Author(s): Demirjian A, Levy O
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Abstract Newborns have an immature immune system that renders them at high risk for infection while simultaneously reducing responses to most vaccines, thereby posing challenges in protecting this vulnerable population. Nevertheless, certain vaccines, such as BCG and Hepatitis B vaccine, do demonstrate safety and some efficacy at birth, providing proof of principal that certain antigen-adjuvant combinations are able to elicit protective neonatal responses. Moreover, birth is a major point of healthcare contact globally meaning that effective neonatal vaccines achieve high population penetration. Given the potentially significant benefit of vaccinating at birth, availability of a broader range of more effective neonatal vaccines is an unmet medical need and a public health priority. This review focuses on safety and efficacy of neonatal vaccination in humans as well as recent research employing novel approaches to enhance the efficacy of neonatal vaccination.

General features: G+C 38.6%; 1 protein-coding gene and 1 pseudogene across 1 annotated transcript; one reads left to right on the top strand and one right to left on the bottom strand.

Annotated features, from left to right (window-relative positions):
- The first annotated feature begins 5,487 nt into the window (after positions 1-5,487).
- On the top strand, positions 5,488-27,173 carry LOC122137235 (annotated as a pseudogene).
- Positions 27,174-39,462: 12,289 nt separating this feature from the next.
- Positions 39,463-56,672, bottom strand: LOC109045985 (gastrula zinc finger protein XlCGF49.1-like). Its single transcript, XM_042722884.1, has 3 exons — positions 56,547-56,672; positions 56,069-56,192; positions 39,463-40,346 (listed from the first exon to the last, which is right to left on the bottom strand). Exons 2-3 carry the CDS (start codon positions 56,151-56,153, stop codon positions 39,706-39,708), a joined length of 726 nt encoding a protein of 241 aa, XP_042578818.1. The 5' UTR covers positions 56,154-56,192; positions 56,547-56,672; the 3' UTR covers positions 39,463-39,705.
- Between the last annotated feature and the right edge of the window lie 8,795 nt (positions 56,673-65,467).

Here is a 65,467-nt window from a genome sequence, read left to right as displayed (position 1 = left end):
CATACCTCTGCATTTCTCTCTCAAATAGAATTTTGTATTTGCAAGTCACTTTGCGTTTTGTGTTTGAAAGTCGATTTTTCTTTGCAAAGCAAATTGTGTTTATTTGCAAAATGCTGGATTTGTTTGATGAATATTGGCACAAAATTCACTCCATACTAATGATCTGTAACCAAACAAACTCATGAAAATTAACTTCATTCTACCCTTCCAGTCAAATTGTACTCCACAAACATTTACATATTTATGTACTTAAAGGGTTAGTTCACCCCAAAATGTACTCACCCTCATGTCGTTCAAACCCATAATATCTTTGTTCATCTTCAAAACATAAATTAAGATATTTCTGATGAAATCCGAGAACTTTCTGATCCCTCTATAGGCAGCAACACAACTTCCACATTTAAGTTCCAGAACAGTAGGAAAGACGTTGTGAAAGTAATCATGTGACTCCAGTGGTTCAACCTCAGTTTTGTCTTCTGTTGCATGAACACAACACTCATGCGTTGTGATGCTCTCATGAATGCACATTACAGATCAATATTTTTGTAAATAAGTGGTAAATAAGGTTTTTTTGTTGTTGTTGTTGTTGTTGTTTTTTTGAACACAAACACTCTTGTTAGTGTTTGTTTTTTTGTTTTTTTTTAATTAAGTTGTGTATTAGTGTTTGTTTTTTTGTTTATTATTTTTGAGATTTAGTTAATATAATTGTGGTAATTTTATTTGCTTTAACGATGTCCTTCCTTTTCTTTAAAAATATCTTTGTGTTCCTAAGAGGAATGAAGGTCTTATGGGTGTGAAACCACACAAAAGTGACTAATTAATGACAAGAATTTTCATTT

This article was published in Eur J Immunol
and referenced in Journal of Clinical & Experimental Ophthalmology